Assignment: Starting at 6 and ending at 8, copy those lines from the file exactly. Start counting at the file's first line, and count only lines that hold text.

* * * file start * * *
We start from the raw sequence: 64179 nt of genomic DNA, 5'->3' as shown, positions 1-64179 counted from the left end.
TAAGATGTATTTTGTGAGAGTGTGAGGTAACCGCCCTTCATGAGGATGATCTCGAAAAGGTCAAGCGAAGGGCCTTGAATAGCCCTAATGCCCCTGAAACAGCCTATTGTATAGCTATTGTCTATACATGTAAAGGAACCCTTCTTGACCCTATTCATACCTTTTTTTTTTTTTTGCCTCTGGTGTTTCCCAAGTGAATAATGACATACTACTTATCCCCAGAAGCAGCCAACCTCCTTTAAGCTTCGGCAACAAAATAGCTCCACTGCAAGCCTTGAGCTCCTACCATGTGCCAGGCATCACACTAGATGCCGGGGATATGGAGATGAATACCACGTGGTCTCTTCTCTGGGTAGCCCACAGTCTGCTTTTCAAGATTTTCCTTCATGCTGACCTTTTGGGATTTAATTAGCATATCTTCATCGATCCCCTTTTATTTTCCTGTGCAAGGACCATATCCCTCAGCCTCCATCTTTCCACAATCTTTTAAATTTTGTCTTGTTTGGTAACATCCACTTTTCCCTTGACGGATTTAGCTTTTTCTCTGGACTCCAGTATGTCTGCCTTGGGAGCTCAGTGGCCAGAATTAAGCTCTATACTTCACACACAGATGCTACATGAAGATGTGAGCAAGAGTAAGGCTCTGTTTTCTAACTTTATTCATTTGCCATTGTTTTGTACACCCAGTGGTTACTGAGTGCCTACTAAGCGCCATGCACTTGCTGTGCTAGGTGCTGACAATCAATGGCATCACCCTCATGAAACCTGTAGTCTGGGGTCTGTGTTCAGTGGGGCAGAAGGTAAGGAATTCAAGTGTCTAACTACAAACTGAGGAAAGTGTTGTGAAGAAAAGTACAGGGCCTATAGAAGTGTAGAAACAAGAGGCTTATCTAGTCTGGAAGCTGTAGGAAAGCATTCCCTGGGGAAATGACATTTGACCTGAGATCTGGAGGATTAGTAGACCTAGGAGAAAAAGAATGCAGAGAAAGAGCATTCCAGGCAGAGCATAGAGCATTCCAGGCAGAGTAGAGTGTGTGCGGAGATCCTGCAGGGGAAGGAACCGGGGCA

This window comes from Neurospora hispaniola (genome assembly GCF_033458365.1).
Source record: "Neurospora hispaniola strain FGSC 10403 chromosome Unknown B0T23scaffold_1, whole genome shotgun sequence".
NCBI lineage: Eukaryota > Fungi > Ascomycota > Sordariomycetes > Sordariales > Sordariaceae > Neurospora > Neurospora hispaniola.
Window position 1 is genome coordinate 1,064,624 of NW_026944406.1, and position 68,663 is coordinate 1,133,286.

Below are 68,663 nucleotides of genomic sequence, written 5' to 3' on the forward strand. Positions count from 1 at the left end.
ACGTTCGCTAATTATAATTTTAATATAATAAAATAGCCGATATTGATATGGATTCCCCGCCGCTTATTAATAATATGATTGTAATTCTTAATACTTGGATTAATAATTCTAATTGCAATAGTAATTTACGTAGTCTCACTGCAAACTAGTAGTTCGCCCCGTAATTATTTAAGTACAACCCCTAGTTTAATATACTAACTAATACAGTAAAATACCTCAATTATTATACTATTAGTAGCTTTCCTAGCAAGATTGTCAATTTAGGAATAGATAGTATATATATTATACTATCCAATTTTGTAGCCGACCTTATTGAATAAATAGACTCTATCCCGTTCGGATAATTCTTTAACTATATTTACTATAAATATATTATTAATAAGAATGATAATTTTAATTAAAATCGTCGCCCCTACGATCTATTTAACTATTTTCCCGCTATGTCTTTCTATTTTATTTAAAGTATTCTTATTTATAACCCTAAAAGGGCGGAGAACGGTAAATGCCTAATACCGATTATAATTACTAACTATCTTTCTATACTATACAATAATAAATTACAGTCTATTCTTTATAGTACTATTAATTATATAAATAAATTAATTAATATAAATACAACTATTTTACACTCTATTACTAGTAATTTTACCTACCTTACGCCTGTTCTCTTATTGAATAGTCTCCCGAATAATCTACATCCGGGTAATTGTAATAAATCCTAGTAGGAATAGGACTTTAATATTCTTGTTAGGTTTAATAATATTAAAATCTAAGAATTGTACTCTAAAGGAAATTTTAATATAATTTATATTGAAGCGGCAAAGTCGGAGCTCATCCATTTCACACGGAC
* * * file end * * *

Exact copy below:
Window position 1 is genome coordinate 1,064,624 of NW_026944406.1, and position 68,663 is coordinate 1,133,286.

Below are 68,663 nucleotides of genomic sequence, written 5' to 3' on the forward strand. Positions count from 1 at the left end.
ACGTTCGCTAATTATAATTTTAATATAATAAAATAGCCGATATTGATATGGATTCCCCGCCGCTTATTAATAATATGATTGTAATTCTTAATACTTGGATTAATAATTCTAATTGCAATAGTAATTTACGTAGTCTCACTGCAAACTAGTAGTTCGCCCCGTAATTATTTAAGTACAACCCCTAGTTTAATATACTAACTAATACAGTAAAATACCTCAATTATTATACTATTAGTAGCTTTCCTAGCAAGATTGTCAATTTAGGAATAGATAGTATATATATTATACTATCCAATTTTGTAGCCGACCTTATTGAATAAATAGACTCTATCCCGTTCGGATAATTCTTTAACTATATTTACTATAAATATATTATTAATAAGAATGATAATTTTAATTAAAATCGTCGCCCCTACGATCTATTTAACTATTTTCCCGCTATGTCTTTCTATTTTATTTAAAGTATTCTTATTTATAACCCTAAAAGGGCGGAGAACGGTAAATGCCTAATACCGATTATAATTACTAACTATCTTTCTATACTATACAATAATAAATTACAGTCTATTCTTTATAGTACTATTAATTATATAAATAAATTAATTAATATAAATACAACTATTTTACACTCTATTACTAGTAATTTTACCTACCTTACGCCTGTTCTCTTATTGAATAGTCTCCCGAATAATCTACATCCGGGTAATTGTAATAAATCCTAGTAGGAATAGGACTTTAATATTCTTGTTAGGTTTAATAATATTAAAATCTAAGAATTGTACTCTAAAGGAAATTTTAATATAATTTATATTGAAGCGGCAAAGTCGGAGCTCATCCATTTCACACGGAC